IG Metall defeat

From: Rakesh Bhandari (rakeshb@STANFORD.EDU)
Date: Tue Jul 01 2003 - 22:14:35 EDT

Compared in today's WSJ to Thatcher's crushing of the miners. For an
American, Basso's book provided very helpful background and analysis
with which to understand the significance of this defeat.

Engineering union in crisis after working hours defeat
By Hugh Williamson in Berlin
Published: June 30 2003 5:00 | Last Updated: June 30 2003 5:00
The defeat of Germany's powerful IG Metall engineering union in the
month-old strike for shorter working hours in eastern Germany has
plunged it into its deepest crisis in decades.

The organisation, the largest engineering union in the world, last
lost a strike in 1954 and the defeat on Saturday has thrown into
doubt the future of Jürgen Peters as chairman-designate.

Mr Peters, the current vice-chairman, was a leading advocate of the
strike, which hit vehicle production across the country.

The action was highly unpopular with business, the government and the
public, as it was seen as dealing an additional blow to Germany's
weakest region during an economic downturn.

In rare public criticism from within the union, senior regional IG
Metall officials from northern and western Germany yesterday blamed
Mr Peters - who leads the union's militant wing - for badly
miscalculating the union's chances of winning the strike.

They said he was no longer the best candidate to replace Klaus
Zwickel, the current union chairman, when the latter retires in
October. Mr Peters was proposed as the next chairman by the union's
leadership in March after a closely fought battle with a
reform-minded candidate.

Mr Peters said he expected "critical discussions" in the IG Metall
leadership over the strike, but said there was no need to re-open
debate on the union's future leadership.

The criticism of Mr Peters followed the announcement on Saturday by
Mr Zwickel that the strike had been lost. Sixteen hours of talks with
engineering employers, starting on Friday afternoon, failed to yield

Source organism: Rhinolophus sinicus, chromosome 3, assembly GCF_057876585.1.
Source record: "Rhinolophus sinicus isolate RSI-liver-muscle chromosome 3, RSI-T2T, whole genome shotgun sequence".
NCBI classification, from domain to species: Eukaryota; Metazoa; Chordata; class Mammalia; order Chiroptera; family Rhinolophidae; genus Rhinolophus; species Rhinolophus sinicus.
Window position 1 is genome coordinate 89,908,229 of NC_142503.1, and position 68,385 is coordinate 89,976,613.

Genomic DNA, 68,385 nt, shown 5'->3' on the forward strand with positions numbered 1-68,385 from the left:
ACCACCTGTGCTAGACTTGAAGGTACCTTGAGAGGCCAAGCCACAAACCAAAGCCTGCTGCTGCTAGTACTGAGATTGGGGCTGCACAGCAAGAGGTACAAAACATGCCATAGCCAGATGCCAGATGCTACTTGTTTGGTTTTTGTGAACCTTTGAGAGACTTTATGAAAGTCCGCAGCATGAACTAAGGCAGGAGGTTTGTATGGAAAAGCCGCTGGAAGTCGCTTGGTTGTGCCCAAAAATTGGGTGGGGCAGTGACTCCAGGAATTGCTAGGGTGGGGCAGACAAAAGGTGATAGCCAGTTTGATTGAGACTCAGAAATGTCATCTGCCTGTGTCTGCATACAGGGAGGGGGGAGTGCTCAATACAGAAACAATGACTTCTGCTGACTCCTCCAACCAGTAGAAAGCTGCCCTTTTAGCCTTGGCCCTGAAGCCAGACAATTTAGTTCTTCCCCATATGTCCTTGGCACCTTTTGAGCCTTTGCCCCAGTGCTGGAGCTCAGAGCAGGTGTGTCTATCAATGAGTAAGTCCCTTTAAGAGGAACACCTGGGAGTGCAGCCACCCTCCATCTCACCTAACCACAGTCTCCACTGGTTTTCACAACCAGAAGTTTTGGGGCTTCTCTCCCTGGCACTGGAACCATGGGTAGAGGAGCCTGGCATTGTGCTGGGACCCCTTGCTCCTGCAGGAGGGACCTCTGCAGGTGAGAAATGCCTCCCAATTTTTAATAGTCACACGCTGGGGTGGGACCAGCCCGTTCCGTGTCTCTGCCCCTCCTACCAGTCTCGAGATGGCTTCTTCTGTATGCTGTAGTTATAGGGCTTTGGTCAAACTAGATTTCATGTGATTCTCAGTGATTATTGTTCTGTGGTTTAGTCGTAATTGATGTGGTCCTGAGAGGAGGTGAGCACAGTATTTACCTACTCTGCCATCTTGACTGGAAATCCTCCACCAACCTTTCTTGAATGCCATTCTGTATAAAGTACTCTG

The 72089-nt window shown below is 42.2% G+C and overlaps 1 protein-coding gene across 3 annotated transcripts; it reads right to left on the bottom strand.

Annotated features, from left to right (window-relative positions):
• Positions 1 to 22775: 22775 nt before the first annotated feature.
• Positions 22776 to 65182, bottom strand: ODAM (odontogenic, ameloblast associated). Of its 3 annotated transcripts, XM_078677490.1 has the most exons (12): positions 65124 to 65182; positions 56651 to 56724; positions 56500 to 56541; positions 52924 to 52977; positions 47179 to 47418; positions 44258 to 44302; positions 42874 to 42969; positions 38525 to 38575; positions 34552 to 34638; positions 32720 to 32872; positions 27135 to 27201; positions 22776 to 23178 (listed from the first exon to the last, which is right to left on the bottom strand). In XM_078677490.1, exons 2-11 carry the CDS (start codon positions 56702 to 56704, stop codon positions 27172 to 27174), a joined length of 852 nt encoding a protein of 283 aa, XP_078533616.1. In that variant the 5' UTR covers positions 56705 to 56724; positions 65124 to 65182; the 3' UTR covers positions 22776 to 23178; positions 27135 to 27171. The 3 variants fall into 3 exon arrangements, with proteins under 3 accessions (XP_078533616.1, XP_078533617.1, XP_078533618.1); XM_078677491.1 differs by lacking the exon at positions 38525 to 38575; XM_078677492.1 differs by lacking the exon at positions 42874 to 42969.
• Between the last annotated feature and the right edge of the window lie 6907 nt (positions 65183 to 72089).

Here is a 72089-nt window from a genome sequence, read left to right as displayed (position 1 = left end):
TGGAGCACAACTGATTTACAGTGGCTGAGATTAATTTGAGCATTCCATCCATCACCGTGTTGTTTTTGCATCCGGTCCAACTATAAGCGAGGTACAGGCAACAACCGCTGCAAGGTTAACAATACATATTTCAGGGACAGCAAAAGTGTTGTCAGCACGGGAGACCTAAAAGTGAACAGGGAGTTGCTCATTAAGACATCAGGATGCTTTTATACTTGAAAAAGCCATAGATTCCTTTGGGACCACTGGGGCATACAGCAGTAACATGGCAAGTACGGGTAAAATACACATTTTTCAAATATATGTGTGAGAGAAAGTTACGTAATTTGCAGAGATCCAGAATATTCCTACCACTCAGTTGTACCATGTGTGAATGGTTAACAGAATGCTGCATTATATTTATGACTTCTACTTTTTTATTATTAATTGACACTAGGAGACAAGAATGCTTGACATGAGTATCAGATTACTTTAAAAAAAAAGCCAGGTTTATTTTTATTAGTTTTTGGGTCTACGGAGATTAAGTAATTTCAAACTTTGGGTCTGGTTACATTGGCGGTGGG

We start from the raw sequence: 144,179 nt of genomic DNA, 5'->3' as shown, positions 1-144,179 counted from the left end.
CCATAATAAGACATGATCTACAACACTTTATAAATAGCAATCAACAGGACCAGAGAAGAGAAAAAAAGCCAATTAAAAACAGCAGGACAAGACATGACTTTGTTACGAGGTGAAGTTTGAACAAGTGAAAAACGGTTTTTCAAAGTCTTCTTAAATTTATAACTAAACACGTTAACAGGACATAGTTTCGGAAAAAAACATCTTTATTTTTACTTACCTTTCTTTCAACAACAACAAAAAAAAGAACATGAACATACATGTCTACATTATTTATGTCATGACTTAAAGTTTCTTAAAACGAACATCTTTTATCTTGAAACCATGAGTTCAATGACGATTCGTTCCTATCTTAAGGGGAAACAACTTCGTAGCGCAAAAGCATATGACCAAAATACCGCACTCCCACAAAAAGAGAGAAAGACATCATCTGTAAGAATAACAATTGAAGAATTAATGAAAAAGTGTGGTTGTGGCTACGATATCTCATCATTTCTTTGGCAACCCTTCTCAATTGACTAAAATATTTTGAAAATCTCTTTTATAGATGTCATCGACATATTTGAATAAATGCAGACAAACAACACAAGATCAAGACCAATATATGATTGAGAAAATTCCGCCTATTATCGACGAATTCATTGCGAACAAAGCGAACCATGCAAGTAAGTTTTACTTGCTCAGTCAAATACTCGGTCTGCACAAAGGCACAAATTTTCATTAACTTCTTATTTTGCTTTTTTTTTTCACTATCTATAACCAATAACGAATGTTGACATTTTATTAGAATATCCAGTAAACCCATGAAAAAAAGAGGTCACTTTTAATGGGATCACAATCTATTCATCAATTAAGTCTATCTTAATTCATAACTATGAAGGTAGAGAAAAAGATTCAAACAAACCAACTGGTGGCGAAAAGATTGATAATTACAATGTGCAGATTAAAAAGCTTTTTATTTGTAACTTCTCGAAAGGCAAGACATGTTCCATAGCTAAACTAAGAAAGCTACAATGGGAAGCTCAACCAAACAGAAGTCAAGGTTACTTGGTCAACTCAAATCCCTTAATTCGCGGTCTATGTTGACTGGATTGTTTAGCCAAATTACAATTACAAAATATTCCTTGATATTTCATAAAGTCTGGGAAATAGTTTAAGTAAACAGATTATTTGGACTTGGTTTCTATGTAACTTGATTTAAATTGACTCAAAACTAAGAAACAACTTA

a breakthrough. Mr Zwickel said: "The bitter reality is that the
strike has failed."

During the talks, the employers rejected the union's demand for a
reduction of working time from 38 to 35 hours per week, while the
union turned down an employers' proposal to introduce flexible,
company- specific working time arrangements ranging from 35 to 40
hours per week.

Volkswagen and BMW announced that production at motor plants affected
by the strikes would resume early this week.

The 38 hour-week now remains in place in the eastern German
engineering industry.

However, in comments with broader significance for German labour
relations, Mr Zwickel admitted that the traditional industry-wide
engineering collective bargaining agreement in effect no longer
existed in eastern Germany, and that IG Metall would seek to reach
agreements on reduced working time with companies on a plant-specific

Union officials said talks were already under way with VW, eastern
Germany's biggest motor industry employer, with 7,000 staff.

The Gesamtmetall engineering employers' association criticised IG
Metall for pursuing plant-specific agreements, arguing that it was in
both the union's and the employers' interest that an industry-wide
agreement be preserved.

The IG Metall crisis comes during a difficult period for unions,
after their recent efforts to block the government's economic reform
proposals ended in failure.

Chancellor Gerhard Schröder, who welcomed the end of the strike, is
likely to be privately relieved that the union's hardline strategy in
the strike failed.

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